advice you can use — short and to the point — every Tuesday, Wednesday & Thursday

technology  practice  research

All Our Tips

  • Research & Writing

The origins of this phrase are a little obscure, but appear to be from the exhortation of sports coaches or more senior people in the army for the players/troops to look up from whatever is distracting them from the game/drill/war. (Their mobile devices, perhaps?)

Be on the alert or on the qui vive, in other words. There may also originally have been an element of buck up! to it.

Fair enough. But at some point people in business and government started talking about giving their underlings a heads-up [note the hyphen for the noun] – to the point now where it has become one of the most tiresome clichés.

I cringe whenever some passive-aggressive person says, Just wanted to give you the heads-up …

The expression also causes spelling issues for people: either they omit the hyphen in forming the noun (a no-no) or they insert apostrophes in strange places.

To avoid orthographical anxiety – and to keep me from cringeing – please stop using this expression.

And on the subject of cringeing, it’s better to spell that with an e so the soft g is clearly preserved; otherwise, you might be tempted to pronounce it to rhyme with singing (compare singeing). Same goes for bingeing on Netflix.

Neil Guthrie (@guthrieneil)


  • Technology

I recently read about a great tool that helps you to simplify your writing. The Hemingway App highlights:

  • sentences that are difficult to read – yellow sentences are hard to read, while red are “egregious”;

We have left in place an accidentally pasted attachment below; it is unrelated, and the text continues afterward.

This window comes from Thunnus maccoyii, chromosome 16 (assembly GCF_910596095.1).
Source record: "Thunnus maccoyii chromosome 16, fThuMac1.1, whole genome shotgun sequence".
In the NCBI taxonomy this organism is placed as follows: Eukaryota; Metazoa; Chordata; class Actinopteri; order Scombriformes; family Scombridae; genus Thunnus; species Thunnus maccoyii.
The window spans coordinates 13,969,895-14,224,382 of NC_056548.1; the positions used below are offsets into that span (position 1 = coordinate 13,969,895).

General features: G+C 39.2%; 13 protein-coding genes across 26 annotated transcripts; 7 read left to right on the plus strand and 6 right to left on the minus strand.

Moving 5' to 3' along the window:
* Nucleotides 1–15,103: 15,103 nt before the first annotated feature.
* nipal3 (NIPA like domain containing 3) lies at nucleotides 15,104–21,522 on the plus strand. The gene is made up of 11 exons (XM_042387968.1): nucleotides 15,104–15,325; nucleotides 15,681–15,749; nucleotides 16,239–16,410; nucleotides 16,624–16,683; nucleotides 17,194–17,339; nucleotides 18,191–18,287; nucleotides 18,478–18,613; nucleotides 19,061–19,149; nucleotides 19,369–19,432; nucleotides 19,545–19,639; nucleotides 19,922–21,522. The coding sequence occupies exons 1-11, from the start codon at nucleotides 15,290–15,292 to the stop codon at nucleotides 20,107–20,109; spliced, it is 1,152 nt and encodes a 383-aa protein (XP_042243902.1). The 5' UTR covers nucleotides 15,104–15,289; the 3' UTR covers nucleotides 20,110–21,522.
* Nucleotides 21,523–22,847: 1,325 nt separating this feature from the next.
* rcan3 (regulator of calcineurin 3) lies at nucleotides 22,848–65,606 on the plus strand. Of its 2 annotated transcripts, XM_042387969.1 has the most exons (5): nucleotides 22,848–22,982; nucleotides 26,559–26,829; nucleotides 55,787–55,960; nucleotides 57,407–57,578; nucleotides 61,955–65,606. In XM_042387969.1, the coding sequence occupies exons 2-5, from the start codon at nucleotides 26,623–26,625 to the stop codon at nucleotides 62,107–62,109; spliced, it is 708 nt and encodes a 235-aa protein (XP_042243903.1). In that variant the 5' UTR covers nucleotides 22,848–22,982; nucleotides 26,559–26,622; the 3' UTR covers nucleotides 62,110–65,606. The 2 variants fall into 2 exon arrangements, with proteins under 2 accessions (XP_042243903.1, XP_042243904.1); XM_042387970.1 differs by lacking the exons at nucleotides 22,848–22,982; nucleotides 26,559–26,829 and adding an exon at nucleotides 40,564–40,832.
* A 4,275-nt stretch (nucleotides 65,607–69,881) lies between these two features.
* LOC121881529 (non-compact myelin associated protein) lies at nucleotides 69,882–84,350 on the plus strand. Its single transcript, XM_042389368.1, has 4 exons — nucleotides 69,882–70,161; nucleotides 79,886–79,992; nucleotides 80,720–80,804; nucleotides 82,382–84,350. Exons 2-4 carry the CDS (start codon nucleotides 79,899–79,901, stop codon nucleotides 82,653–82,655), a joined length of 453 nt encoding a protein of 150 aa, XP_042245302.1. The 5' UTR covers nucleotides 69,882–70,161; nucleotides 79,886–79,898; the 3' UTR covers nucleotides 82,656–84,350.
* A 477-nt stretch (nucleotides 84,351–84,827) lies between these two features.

• use of the passive voice; and
  • phrases that have simpler alternatives (e.g., with respect to).

It also provides a grade level-based readability rating of your prose.

I tried out Hemingway by entering a legal summary that I had written for a non-legal audience. A sea of yellow and red! And a readability rating of “Post-Graduate”. Gasp!

After adding bullets and making some fairly minor revisions, I was able to resolve most of the issues. The new readability rating – Grade 8 – seemed pretty reasonable for a legal summary.

Hat tip to the Civil Resolution Tribunal (@CivResTribunal) for bringing this tool to my attention. They are aiming for a Grade 6 reading level – the average level in Canada – even for their tribunal decisions. This is a significant step toward improving accessibility of the law.

Check out the free online version of the Hemingway App.

Lesha Van Der Bij (@LVanDerBij) is CEO & Founder of Optimize Legal – keeping law firms and businesses up-to-date on changes to the law.


  • Practice

Research shows that lawyers are at a higher risk of depression, anxiety and substance abuse than average. And according to Ontario lawyer-turned-social worker Doron Gold, “If there’s stigma in society generally, the stigma is tenfold in the legal profession.”

Today’s practice tip is a reminder that every province and territory has a lawyer assistance program that exists to help members of the legal profession and those that care about them. Services and programs vary, but most have confidential helplines, counselling, peer support programs, and many more offerings to benefit lawyers, judges, law students, their immediate families and colleagues.